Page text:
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Nine years ago today, in a 5-4 decision that surprised many observers, Chief Justice John Roberts joined the four members of the Supreme Court's liberal voting bloc to uphold the Affordable Care Act.

On June 28, 2012, when the U.S. Supreme Court narrowly upheld the Democrat' sweeping 2010 health care reform widely known as "Obamacare," Republican Party leaders immediately vowed to repeal it. Mitt Romney said that while the court may have found the act constitutional, "it didn't say that Obamacare is good law and good policy."

"Obamacare was bad policy yesterday, it's bad policy today," Romney added. "Obamacare was bad law yesterday, it's bad law today."

These days, liberals tend to admire Mitt Romney; certainly, the media fawns all over him. This wasn't the case nine years ago. At that time, his official residence wasn't in Utah, he didn't serve in the U.S. Senate, and he had friendly relations with Donald Trump -- who had endorsed him for president five months earlier in Las Vegas. ("Mitt is tough, he's sharp, he's smart," Trump said at the time. "Donald Trump has shown an extraordinary ability to understand how the economy works," Romney reciprocated. "It means a great deal to me to have the endorsement of Mr. Trump.")

Today is another story entirely. Romney's estimation in the eyes of Democrats and the press corps has increased in direct proportion to his antagonism toward Trump. Back in 2012, Romney's opponent wasn't Trump, it was Barack Obama, the incumbent U.S. president Romney was trying to unseat. When it came to the Affordable Care Act, however, Romney was in a delicate spot. "Obamacare" was modeled after "Romneycare," the Massachusetts state law signed by Romney when he was governor of the Bay State.

Chief Justice Roberts had a dilemma, too. When it came to the question of whether it was constitutional, the Affordable Care Act had an Achilles' heel that was glaring to "strict constructionists" -- conservative jurists who tend to take the Founders at their word: Obamacare's individual mandate seemed to run squarely afoul of the U.S. Constitution's "commerce clause."

Using creative legal reasoning, Roberts sidestepped this problem by declaring ACA's individual mandate a "tax," instead of an unconstitutional encroachment upon individual liberty. Roberts conceded in the body of his ruling that this wasn't the most obvious way to look at the mandate, but that court precedent suggested an out: "The question is not whether that is the most natural interpretation of the mandate," Roberts wrote, "but only whether it is a 'fairly possible' one."

Conservative legal scholars were furious and felt, as they had previously with high court appointments ranging from Earl Warren to David Souter, as though they'd been duped yet again during the nominating process.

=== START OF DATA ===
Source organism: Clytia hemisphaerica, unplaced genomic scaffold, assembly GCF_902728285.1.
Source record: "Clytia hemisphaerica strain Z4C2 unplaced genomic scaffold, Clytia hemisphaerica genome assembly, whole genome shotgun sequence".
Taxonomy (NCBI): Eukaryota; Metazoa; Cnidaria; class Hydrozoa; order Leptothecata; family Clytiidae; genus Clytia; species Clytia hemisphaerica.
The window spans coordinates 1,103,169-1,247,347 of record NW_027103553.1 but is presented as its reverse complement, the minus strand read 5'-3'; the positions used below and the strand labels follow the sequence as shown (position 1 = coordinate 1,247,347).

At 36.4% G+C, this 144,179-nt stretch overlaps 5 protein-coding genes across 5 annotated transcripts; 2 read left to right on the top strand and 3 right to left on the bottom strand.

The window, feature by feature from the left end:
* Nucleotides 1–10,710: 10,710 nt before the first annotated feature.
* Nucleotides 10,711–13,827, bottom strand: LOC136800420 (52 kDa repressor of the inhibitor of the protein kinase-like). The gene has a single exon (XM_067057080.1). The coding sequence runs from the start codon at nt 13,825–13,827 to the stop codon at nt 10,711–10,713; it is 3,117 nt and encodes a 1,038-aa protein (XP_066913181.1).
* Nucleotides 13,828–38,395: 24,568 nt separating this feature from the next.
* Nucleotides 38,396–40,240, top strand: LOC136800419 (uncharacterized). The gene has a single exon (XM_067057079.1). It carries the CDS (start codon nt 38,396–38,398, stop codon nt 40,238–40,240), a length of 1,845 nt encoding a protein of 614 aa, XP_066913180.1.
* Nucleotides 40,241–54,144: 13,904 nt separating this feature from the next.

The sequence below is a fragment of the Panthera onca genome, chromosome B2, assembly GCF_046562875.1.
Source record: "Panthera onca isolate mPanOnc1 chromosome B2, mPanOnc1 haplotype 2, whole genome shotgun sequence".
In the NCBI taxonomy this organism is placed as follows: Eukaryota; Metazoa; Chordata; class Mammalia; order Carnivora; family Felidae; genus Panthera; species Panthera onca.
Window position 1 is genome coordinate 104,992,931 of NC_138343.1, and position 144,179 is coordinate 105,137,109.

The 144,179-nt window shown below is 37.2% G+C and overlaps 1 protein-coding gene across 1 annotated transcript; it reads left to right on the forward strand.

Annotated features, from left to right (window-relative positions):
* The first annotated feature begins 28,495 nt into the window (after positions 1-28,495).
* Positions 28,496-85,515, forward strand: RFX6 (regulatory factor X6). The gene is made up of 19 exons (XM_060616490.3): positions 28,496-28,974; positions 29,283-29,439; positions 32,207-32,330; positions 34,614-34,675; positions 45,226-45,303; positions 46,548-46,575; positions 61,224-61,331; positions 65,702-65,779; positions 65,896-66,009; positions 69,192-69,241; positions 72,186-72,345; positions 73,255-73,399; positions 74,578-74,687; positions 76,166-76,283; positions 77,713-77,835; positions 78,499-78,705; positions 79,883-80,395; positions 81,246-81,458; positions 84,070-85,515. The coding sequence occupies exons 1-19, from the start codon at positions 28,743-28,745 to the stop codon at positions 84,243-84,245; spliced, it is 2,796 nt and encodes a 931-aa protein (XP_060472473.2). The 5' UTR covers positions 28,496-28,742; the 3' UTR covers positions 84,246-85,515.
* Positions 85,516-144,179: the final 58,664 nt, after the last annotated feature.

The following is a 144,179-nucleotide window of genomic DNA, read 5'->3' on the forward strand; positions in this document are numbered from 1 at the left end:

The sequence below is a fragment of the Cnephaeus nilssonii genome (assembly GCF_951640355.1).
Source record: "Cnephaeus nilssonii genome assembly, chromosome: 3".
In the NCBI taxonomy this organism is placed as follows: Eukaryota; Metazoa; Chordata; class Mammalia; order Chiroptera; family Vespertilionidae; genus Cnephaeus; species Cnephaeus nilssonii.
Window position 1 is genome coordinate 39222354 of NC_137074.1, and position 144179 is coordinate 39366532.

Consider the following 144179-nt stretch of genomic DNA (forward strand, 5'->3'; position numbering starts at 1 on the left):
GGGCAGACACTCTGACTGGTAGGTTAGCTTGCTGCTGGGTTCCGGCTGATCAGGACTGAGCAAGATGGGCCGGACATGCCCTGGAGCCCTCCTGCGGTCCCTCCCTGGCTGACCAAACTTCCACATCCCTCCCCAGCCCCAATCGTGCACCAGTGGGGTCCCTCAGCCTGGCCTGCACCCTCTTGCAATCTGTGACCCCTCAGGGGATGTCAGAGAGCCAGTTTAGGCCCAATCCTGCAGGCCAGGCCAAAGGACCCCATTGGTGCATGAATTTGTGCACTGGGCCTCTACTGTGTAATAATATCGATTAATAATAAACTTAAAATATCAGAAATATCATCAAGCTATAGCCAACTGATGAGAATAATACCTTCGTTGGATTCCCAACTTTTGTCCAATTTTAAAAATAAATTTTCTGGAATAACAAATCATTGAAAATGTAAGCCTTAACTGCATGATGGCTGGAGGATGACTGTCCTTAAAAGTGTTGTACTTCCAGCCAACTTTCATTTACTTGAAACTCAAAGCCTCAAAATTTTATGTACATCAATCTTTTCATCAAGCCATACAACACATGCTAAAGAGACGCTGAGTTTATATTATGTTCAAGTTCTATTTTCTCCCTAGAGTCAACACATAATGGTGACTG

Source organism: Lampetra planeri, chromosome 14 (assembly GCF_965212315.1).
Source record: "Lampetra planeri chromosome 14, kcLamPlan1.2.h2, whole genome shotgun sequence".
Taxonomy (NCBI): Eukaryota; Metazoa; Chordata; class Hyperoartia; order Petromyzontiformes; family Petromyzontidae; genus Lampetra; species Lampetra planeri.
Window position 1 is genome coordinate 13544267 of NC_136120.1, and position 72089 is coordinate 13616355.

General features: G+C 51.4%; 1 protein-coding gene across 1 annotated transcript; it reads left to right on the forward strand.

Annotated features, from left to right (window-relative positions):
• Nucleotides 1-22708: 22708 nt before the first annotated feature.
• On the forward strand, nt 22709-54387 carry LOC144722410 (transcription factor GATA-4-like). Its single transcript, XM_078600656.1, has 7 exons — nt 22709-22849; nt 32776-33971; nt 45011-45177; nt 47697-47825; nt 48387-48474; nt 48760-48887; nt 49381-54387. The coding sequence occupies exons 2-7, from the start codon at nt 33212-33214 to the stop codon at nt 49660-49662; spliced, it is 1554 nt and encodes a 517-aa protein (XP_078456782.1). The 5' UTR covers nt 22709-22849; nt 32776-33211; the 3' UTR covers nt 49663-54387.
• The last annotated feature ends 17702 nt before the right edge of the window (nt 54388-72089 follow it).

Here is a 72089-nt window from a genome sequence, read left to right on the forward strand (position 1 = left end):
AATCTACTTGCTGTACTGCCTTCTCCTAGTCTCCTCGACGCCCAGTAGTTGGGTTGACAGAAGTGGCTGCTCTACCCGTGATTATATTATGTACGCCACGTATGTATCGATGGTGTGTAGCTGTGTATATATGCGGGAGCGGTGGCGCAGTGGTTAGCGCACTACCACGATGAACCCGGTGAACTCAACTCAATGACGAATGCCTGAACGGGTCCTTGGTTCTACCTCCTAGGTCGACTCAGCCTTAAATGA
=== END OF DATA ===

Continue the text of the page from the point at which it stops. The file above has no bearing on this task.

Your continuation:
But others were impressed:

"He's a guy trying to find the right constitutional arguments," Notre Dame University law school professor Richard Garnett told NPR's Liz Halloran. "He's able to confirm his commitment to federalism, and to look really closely at a piece of federal legislation, regardless of the party that produced it, and see if it is constitutional. That's to be admired, no matter what you think of the decision."

Yet while defending Roberts, there was a context to this litigation that liberal scholars did their best to ignore. In the run-up to the decision, Democrats had overtly politicized the legal challenge to the ACA. President Obama had shamelessly assailed the Supreme Court and served notice that an adverse ruling would engender further attacks.

So Roberts, at least in my view, was put in the position of trying to save an institution he cares about -- his own institution -- from being delegitimized. Writing on SCOTUSblog, UCLA constitutional law professor Adam Winkler gave the chief a tip of his cap for his efforts.

"With this deft ruling, Roberts avoided what was certain to be a cascade of criticism of the high court. No Supreme Court has struck down a president's signature piece of legislation in over 75 years. Had Obamacare been voided, it would have inevitably led to charges of aggressive judicial activism. Roberts peered over the abyss and decided he didn't want to go there."

On a final point, if conservative scholars care about the doctrine of separation of powers -- and most of them do -- there was always an easier way to get rid of Obamacare: Elect Republican majorities in both houses of Congress and repeal it.

Carl M. Cannon is the Washington bureau chief for RealClearPolitics. Reach him on Twitter @CarlCannon.

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